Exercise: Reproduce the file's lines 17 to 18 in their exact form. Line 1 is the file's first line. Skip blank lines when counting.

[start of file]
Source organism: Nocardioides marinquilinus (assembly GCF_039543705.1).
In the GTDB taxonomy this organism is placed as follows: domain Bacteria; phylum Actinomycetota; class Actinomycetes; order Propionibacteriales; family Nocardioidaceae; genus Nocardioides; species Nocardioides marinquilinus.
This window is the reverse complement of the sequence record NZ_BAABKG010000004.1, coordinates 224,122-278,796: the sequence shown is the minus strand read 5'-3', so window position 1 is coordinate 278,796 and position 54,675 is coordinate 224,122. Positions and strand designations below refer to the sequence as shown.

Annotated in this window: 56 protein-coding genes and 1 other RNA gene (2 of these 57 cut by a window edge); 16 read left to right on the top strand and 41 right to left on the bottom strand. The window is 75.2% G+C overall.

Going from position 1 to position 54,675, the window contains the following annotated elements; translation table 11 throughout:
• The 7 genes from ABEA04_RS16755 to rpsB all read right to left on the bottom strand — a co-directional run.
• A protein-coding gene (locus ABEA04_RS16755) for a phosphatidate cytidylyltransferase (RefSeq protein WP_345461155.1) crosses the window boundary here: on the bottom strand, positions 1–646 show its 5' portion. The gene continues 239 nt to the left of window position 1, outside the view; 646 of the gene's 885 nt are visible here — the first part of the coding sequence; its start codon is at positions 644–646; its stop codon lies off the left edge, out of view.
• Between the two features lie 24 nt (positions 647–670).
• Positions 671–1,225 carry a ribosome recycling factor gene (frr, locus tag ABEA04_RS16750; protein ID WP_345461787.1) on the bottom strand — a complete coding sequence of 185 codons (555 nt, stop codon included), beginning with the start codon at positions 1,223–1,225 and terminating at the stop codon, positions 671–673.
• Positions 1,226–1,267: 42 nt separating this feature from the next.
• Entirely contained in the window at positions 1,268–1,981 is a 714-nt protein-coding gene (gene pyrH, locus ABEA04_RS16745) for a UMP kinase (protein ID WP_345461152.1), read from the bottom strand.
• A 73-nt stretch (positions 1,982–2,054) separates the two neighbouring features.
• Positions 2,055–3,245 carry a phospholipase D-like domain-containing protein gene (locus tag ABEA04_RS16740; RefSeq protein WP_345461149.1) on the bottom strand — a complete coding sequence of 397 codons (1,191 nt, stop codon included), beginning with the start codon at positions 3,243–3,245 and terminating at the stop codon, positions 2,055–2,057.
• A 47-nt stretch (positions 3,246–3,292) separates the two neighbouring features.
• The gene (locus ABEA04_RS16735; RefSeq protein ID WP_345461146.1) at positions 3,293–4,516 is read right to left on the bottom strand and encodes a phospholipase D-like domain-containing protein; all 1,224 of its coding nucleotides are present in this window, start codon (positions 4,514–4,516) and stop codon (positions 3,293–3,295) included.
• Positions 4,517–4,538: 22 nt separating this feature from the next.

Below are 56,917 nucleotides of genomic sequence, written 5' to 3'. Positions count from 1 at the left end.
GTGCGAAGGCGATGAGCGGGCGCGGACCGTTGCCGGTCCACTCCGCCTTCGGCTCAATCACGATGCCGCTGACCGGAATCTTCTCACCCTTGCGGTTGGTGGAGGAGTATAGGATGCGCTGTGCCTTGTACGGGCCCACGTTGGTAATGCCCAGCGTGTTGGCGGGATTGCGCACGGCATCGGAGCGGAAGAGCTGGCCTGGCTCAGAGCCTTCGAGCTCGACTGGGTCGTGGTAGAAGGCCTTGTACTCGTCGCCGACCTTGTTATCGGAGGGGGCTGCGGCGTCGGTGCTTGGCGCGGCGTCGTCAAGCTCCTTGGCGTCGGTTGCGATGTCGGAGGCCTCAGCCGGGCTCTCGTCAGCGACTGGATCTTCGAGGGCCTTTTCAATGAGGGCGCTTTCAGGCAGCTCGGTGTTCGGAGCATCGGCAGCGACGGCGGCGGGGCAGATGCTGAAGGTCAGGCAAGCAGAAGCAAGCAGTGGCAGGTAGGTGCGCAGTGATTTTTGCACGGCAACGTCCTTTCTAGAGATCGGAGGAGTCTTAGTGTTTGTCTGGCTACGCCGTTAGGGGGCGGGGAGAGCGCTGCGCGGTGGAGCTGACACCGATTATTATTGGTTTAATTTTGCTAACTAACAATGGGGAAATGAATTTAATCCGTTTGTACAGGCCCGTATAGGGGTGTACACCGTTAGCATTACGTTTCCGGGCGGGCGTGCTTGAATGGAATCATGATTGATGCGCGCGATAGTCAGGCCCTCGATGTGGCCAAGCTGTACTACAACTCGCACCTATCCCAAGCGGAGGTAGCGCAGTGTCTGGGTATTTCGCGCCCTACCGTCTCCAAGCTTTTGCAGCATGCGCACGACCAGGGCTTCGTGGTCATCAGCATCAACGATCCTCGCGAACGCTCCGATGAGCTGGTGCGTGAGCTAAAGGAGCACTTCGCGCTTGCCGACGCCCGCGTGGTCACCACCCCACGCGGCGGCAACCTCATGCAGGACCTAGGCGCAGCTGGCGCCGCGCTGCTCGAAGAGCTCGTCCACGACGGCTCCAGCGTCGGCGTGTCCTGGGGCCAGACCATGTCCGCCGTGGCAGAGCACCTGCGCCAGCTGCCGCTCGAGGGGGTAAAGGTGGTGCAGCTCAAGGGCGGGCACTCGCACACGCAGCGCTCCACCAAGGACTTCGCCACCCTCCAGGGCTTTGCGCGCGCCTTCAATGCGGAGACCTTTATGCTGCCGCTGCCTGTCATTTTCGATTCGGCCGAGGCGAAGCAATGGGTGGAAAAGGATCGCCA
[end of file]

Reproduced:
Below are 56,917 nucleotides of genomic sequence, written 5' to 3'. Positions count from 1 at the left end.
GTGCGAAGGCGATGAGCGGGCGCGGACCGTTGCCGGTCCACTCCGCCTTCGGCTCAATCACGATGCCGCTGACCGGAATCTTCTCACCCTTGCGGTTGGTGGAGGAGTATAGGATGCGCTGTGCCTTGTACGGGCCCACGTTGGTAATGCCCAGCGTGTTGGCGGGATTGCGCACGGCATCGGAGCGGAAGAGCTGGCCTGGCTCAGAGCCTTCGAGCTCGACTGGGTCGTGGTAGAAGGCCTTGTACTCGTCGCCGACCTTGTTATCGGAGGGGGCTGCGGCGTCGGTGCTTGGCGCGGCGTCGTCAAGCTCCTTGGCGTCGGTTGCGATGTCGGAGGCCTCAGCCGGGCTCTCGTCAGCGACTGGATCTTCGAGGGCCTTTTCAATGAGGGCGCTTTCAGGCAGCTCGGTGTTCGGAGCATCGGCAGCGACGGCGGCGGGGCAGATGCTGAAGGTCAGGCAAGCAGAAGCAAGCAGTGGCAGGTAGGTGCGCAGTGATTTTTGCACGGCAACGTCCTTTCTAGAGATCGGAGGAGTCTTAGTGTTTGTCTGGCTACGCCGTTAGGGGGCGGGGAGAGCGCTGCGCGGTGGAGCTGACACCGATTATTATTGGTTTAATTTTGCTAACTAACAATGGGGAAATGAATTTAATCCGTTTGTACAGGCCCGTATAGGGGTGTACACCGTTAGCATTACGTTTCCGGGCGGGCGTGCTTGAATGGAATCATGATTGATGCGCGCGATAGTCAGGCCCTCGATGTGGCCAAGCTGTACTACAACTCGCACCTATCCCAAGCGGAGGTAGCGCAGTGTCTGGGTATTTCGCGCCCTACCGTCTCCAAGCTTTTGCAGCATGCGCACGACCAGGGCTTCGTGGTCATCAGCATCAACGATCCTCGCGAACGCTCCGATGAGCTGGTGCGTGAGCTAAAGGAGCACTTCGCGCTTGCCGACGCCCGCGTGGTCACCACCCCACGCGGCGGCAACCTCATGCAGGACCTAGGCGCAGCTGGCGCCGCGCTGCTCGAAGAGCTCGTCCACGACGGCTCCAGCGTCGGCGTGTCCTGGGGCCAGACCATGTCCGCCGTGGCAGAGCACCTGCGCCAGCTGCCGCTCGAGGGGGTAAAGGTGGTGCAGCTCAAGGGCGGGCACTCGCACACGCAGCGCTCCACCAAGGACTTCGCCACCCTCCAGGGCTTTGCGCGCGCCTTCAATGCGGAGACCTTTATGCTGCCGCTGCCTGTCATTTTCGATTCGGCCGAGGCGAAGCAATGGGTGGAAAAGGATCGCCA